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To Mom, or Not to Mom…

**This post was originally published on the Indianapolis City Moms Blog**

Once upon a time I was a proudly single, childless woman, living the dream in my downtown Indianapolis apartment. Then I met this charming, laid-back, handsome man named Tim whose passion for life was contagious. I was smitten and we began to plan for a shared life together.

He was a dad to two adorable, internationally adopted kids. Early on, even as Tim and I began to talk about getting married, there was never any doubt that the kids would not call me mom. They have one mom. My role in their life would be different. In my head, that completely made sense. And my heart appeared to be on board.

Becoming StepMolly

When we told the kids we were getting married, they grinned, whispered to each other, and then asked if they could call me StepMolly. I melted. It was the cherry on my sundae of anticipation of our life together.

Of course, I didn’t realize all of the complexities in creating the role of StepMolly the New Stepmom. I mean, how hard could it be?

If you are a parent in a blended family, or the product of a blended family, you probably just rolled your eyes. Or at least you should have. I was so naïve. Not only is parenting hard, but parenting half-time is hard. Co-parenting is hard. And an introvert transitioning from living alone to living with three people is no easy task, no matter how great those people are. But we managed through the transition and began to find our “normal”.

Nobody Has Ever Called Me “Mommy”

Last summer, with a whopping 18 months of marriage and stepparenting under my belt, I finally gave in to the pleadings of my husband and the kids to adopt a dog.

Tim wanted a giant dog (which I define as anything over 60 pounds) and I wanted a purse dog. Our compromise was Fergus, a 10 year old Miniature Schnauzer we rescued from a shelter in Lafayette. It didn’t take him long to settle in to his new home. Our family made our own adjustments for our newest member and life settled into another new normal.

But one day an unexpected doggie interaction stopped me in my tracks.

Trying to cajole the dog to follow me, Tim said to Fergus, “Go see your mommy! Go get mommy!”

No one has ever called me mommy. And I take no issue with being a dog mommy. But it was the first time that I felt a pang of something I couldn’t identify. My stomach burned. Was it longing? Sadness? Or just surprise? I still don’t actually know.

Growing our family with biological kids is not in our plan at this time. I have noticed, thought, that when I tell God my plans, He has a way of turning them on their head. So I always leave the window open a crack. In the meantime, I will continue to love on the furry one who calls me Mommy and the kids who call me Molly.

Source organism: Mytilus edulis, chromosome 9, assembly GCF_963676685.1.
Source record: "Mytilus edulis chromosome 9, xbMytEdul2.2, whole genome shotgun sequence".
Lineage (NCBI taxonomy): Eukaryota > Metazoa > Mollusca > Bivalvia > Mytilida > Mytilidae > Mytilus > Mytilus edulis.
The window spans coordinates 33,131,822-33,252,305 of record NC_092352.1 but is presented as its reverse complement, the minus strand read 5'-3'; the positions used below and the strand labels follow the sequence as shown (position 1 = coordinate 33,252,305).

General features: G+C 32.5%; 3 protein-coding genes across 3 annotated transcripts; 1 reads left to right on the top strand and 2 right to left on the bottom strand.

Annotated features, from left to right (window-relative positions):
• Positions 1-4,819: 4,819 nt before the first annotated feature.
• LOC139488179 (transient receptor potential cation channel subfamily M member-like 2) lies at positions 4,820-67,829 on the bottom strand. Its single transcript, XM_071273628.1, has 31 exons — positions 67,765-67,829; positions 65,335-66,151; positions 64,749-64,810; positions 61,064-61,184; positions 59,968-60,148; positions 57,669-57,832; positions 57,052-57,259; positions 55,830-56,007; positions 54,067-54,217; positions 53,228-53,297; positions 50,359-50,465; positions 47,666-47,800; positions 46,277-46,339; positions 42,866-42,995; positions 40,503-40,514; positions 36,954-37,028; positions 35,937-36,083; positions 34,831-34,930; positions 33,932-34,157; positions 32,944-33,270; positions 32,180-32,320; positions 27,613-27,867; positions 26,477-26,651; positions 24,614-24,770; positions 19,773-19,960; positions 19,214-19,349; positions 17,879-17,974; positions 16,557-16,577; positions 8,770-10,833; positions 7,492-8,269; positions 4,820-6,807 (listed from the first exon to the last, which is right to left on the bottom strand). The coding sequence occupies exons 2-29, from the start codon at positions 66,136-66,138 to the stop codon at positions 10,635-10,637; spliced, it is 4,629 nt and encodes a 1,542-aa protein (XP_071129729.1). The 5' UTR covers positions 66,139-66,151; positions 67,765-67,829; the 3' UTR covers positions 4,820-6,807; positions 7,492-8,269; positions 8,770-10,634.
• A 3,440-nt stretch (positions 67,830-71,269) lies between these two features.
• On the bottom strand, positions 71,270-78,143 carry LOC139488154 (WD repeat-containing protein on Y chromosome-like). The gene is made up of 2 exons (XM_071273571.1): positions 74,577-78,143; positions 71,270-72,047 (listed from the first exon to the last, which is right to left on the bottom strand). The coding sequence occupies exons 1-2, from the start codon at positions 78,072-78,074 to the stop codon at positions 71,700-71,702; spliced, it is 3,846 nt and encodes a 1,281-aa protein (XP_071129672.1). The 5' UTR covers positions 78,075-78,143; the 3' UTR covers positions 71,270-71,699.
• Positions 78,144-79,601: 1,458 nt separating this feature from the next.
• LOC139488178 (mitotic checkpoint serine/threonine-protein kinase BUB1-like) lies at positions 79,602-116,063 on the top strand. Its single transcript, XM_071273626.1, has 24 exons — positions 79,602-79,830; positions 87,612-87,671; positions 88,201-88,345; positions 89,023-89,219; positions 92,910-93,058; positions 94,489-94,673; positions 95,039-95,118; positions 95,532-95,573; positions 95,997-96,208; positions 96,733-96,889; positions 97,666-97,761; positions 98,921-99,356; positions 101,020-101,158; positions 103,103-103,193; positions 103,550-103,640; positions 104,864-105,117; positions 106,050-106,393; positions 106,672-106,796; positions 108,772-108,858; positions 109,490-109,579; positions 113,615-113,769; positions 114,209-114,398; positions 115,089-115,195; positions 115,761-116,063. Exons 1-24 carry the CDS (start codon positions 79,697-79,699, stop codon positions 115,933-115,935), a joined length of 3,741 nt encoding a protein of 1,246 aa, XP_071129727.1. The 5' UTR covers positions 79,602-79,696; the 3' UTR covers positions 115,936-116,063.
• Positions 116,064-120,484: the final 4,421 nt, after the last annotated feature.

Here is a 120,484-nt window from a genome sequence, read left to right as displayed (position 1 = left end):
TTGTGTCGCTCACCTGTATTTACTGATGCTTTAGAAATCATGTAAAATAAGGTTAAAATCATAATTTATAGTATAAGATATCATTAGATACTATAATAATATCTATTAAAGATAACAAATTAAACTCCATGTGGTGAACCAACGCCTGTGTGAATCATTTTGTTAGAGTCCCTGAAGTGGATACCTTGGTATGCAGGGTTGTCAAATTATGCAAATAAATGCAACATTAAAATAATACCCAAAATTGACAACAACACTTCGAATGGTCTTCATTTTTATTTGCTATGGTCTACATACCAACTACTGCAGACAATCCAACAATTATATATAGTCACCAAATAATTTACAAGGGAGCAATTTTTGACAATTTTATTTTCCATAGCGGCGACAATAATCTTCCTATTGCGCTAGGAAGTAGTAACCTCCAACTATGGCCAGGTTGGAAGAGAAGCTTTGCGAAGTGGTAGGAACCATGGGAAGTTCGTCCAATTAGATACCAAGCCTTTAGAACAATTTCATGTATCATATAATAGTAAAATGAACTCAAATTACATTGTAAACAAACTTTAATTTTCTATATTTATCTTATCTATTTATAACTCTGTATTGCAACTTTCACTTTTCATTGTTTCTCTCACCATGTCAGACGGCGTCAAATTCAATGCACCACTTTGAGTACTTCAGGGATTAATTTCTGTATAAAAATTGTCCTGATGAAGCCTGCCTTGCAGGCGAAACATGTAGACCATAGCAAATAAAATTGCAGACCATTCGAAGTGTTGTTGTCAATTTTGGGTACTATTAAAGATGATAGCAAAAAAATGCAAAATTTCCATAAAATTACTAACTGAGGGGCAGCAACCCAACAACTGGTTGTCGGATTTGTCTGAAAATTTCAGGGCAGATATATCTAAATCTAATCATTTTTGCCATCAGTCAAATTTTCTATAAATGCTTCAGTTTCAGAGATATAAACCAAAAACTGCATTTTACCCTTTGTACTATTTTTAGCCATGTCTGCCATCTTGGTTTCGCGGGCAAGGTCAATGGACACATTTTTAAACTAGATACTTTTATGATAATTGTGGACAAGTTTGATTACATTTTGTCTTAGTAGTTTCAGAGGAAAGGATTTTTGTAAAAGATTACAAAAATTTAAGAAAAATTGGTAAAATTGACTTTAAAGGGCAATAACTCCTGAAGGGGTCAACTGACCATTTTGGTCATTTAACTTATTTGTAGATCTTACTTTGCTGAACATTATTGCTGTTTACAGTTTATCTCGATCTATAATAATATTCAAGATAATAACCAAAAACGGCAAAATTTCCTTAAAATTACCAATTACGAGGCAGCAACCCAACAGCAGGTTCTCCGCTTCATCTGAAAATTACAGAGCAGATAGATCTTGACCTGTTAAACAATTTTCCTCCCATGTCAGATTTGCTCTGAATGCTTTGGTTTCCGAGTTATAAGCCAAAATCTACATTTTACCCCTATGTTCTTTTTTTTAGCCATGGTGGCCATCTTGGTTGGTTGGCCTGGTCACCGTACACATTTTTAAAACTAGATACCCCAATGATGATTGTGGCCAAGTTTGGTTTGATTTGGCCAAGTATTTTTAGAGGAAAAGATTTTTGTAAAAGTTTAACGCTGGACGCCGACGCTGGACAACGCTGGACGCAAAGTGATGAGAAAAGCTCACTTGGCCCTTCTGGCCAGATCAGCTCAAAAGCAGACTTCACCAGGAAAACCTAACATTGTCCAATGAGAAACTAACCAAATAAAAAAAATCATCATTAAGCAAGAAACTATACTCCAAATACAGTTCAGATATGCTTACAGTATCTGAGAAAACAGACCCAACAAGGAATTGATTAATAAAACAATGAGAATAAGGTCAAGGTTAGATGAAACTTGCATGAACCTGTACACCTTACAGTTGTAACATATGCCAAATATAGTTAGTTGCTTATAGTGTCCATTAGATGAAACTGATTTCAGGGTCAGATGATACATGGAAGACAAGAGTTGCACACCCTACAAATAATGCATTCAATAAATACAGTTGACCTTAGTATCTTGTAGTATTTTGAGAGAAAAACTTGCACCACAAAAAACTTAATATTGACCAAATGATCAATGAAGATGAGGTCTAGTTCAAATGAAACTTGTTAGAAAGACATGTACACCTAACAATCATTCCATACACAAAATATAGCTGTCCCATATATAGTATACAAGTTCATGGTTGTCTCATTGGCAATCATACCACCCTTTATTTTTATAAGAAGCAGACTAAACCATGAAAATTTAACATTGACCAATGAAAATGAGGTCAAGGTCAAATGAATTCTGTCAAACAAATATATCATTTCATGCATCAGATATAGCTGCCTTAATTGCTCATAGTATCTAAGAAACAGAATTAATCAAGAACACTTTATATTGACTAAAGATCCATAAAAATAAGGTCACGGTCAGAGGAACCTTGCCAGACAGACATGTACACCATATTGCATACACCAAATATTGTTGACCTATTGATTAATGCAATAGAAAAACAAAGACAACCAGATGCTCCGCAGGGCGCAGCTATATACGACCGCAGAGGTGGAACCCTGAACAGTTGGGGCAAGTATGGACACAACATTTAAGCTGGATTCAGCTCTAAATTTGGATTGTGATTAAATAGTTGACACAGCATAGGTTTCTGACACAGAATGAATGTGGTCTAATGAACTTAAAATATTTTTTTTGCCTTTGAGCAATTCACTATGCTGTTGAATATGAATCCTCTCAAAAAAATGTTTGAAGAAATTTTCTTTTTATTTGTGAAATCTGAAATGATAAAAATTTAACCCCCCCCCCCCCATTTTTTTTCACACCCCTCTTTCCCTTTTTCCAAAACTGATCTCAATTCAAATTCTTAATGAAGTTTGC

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Work/Life Balance

On a recent Saturday, we took the kids to visit my office in the Indiana Statehouse. They were as enamored of the beautiful building as we are! Undoubtedly one of their favorite parts was the candy I had squirreled away in a desk drawer. But a close runner up was easy access to the white board that hangs on my wall. After letting them each doodle for a few minutes, it was time to go. Yoseph and I were out the door, zipping coats and discussing dinner when I realized Tim and Ana were still in my office.

“Come on!” I called, somewhat impatiently. “We’re waiting.”

Ana emerged with a shy smile and Tim just shook his head.

“You’re going to cry on Monday,” Tim whispered. “She wrote you a note.”

And he was right.

Photo A

Ana’s Special Note 

Oh, Ana. I miss you already, too.

Photo B

And on a lighter note, Yoseph’s note to Molly Craft: “Be cool” 🙂

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We’re all God’s children

This week we started up morning devotions with the kids again. Just like in my personal life, sometimes I’m better about it than others. (Lately we’ve been using Jesus Today by Sarah Young)

The kids aren’t strangers to religion or discussions about faith. They attend Catholic school and when they’re with us, we attend a growing multi-ethnic evangelical church. So I was surprised when during one of the devotions for this week, a reference to being God’s children prompted Yoseph to interrupt Tim.

“Wait,” he said, gesturing at me and Tim. “You’re God’s child, too?”

“Yup!” I answered. “Just like I’m Mimi’s child, and Dad is Gammy’s child.”

“Oh!” he said to me. “Just like I’m your child! And Mommy’s and Daddy’s, too.”

I nodded, swallowing the lump in my throat. “Yes, buddy. Just like that.”

Oh, Yoseph. I’m so glad you know that you belong to me and I to you.

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The struggle is (still) real